Indiana county 911 to alert first responders of possible coronavirus cases

Any information known prior to responding will help paramedics take better precautions.


Image: Michael Gil/Wikimedia Commons

The Tribune-Star

By Howard Greninger

TERRE HAUTE, Ind. — While Indiana has no confirmed cases of the new coronavirus, Vigo County’s Enhanced 911 system will soon allow dispatchers to notify emergency responders that a patient may have the virus.

We use priority dispatch, which is what we use for police and fire and medical dispatching,” said Vigo County 911 director Vickie Oster. “We have to be certified in that every two years.”

Under that system, the county is covered legally for any lawsuit involved in first responses, Oster said.

The county’s computer-aided dispatch (CAD) system “has been updated for the coronavirus. I am waiting on a medical director to sign off so that we can use it,” Oster said, adding she expects to meet with Terre Haute Regional Hospital to get that approval this month.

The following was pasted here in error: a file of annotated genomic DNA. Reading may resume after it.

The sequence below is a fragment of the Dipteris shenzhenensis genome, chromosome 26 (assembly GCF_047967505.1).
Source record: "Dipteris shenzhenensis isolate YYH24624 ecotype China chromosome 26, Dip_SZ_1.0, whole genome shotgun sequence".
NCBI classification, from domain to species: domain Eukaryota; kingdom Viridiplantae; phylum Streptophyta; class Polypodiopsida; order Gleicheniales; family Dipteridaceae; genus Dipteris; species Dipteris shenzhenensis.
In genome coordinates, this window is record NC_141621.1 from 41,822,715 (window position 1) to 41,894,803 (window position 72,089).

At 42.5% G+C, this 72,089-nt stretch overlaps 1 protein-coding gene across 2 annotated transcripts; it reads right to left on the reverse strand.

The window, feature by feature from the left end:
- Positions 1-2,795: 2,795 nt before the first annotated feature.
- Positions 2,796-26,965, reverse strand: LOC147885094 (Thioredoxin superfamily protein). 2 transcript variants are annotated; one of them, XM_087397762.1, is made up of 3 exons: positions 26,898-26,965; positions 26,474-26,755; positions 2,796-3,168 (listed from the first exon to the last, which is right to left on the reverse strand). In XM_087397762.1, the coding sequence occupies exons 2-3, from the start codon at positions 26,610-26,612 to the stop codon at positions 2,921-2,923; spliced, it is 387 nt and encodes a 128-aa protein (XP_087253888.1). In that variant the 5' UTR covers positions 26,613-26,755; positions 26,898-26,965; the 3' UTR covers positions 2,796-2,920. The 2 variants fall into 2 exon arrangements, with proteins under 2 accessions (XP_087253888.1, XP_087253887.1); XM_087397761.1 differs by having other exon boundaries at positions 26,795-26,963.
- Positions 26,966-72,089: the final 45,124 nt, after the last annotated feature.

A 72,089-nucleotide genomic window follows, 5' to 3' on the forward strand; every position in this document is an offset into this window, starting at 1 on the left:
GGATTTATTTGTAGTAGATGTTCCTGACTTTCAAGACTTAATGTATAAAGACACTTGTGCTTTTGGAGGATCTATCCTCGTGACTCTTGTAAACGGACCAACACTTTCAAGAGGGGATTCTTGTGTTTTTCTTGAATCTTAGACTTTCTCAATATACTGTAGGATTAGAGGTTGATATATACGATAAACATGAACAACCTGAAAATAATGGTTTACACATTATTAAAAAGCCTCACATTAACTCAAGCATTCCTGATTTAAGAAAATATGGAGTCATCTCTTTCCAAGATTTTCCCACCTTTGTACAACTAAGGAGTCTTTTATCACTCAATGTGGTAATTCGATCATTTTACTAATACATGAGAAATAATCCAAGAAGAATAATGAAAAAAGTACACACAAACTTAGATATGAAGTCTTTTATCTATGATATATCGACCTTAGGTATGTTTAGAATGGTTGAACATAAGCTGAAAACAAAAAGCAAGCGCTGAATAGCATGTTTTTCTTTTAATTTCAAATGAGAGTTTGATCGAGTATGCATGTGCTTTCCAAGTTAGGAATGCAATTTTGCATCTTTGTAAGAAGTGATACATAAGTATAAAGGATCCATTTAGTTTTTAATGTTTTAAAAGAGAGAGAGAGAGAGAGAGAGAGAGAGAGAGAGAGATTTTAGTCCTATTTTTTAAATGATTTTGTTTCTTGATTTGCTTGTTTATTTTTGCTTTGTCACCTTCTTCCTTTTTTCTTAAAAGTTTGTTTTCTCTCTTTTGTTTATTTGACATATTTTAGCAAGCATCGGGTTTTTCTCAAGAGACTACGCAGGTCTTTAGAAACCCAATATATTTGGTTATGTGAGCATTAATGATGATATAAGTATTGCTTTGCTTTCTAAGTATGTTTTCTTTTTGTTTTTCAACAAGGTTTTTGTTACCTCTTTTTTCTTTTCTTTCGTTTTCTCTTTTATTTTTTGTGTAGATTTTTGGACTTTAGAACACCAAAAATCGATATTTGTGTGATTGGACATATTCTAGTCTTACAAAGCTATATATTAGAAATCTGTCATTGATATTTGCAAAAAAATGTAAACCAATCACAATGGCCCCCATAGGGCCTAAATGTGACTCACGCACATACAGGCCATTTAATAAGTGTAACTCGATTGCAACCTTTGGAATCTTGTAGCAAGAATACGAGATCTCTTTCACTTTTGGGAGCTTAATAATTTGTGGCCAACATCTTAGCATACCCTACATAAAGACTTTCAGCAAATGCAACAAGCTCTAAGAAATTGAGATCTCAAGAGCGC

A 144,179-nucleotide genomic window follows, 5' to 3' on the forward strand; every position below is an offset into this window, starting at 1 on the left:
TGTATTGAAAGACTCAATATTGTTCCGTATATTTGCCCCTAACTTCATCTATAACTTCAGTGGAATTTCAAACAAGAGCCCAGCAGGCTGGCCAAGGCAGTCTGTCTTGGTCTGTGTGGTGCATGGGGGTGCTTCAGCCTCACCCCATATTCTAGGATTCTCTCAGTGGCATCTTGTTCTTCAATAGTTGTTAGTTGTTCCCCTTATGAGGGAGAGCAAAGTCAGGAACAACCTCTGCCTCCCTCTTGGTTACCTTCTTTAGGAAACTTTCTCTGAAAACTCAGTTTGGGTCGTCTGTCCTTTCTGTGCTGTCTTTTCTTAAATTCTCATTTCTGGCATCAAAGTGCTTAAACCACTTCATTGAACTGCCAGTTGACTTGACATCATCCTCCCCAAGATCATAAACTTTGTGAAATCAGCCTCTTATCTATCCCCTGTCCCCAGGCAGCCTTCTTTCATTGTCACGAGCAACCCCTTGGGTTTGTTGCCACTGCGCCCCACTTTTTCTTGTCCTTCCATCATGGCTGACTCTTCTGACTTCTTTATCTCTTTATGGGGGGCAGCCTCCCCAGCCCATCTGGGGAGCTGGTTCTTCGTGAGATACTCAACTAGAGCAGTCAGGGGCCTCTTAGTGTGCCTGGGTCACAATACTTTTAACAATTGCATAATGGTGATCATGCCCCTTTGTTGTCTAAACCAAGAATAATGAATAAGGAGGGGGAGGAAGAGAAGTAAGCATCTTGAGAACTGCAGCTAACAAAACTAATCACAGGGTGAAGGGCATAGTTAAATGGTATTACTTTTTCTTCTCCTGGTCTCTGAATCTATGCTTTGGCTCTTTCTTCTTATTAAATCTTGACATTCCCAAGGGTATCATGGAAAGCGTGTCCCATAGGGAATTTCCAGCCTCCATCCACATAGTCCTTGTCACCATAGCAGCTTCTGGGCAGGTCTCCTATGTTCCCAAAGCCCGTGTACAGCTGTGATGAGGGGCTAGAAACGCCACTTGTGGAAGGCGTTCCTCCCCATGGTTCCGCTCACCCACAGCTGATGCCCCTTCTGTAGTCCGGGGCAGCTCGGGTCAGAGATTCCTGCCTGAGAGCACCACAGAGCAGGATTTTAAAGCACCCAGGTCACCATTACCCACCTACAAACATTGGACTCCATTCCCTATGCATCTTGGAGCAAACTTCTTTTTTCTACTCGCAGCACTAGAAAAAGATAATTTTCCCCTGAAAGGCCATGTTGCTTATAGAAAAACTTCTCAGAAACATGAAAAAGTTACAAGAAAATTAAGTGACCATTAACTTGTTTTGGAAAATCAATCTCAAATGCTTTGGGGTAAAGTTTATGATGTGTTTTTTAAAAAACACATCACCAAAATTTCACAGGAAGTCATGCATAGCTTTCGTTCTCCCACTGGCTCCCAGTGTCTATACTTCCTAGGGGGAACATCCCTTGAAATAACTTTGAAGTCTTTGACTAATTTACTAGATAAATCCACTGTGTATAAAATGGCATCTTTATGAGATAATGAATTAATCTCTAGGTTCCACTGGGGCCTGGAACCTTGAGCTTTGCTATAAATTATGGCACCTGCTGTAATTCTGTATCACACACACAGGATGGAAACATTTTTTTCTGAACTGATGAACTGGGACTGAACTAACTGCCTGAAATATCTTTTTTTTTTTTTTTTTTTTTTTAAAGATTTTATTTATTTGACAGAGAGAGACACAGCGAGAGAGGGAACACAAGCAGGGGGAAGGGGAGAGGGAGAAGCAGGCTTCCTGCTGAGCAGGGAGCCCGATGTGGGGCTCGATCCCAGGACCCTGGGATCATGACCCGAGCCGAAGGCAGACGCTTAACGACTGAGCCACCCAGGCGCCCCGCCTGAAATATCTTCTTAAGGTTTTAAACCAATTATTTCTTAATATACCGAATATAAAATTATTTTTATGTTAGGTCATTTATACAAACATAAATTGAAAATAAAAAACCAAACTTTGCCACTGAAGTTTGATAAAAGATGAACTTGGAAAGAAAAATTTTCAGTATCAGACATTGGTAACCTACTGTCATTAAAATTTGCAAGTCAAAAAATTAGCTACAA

“When they call in for an ambulance when they are sick, and if they have been out of the country or think they have something like coronavirus, we would ask that they let us know that,” Oster said.

We have protocols for cardiac arrest, pregnancy and others and this will be a protocol for coronavirus,” Oster said. “We had protocols before for things like this such as anthrax.”

Any information known prior to responding will help paramedics take better precautions, said Jeff Fisher, chief of the Terre Haute Fire Department, which provides emergency medical technicians and paramedics.
Fisher said the information, for example, will allow the department to use face masks.

“The main thing for the masks is to have it on the patients,” to prevent a spread of the virus, Fisher said. “If someone sneezes, up to 6 feet away you are still in a contagious area,” Fisher said.

“Our responders can put one on also, but there is no 100% [way] from anyone getting it,” he said of a virus.

“We have been taking people to the hospital with the common flu, with SARS [Severe Acute Respiratory Syndrome], and we made it through that and we will make it through this, too. The coronavirus is new and people are talking about it, that is why it is getting all the publicity now,” Fisher said.

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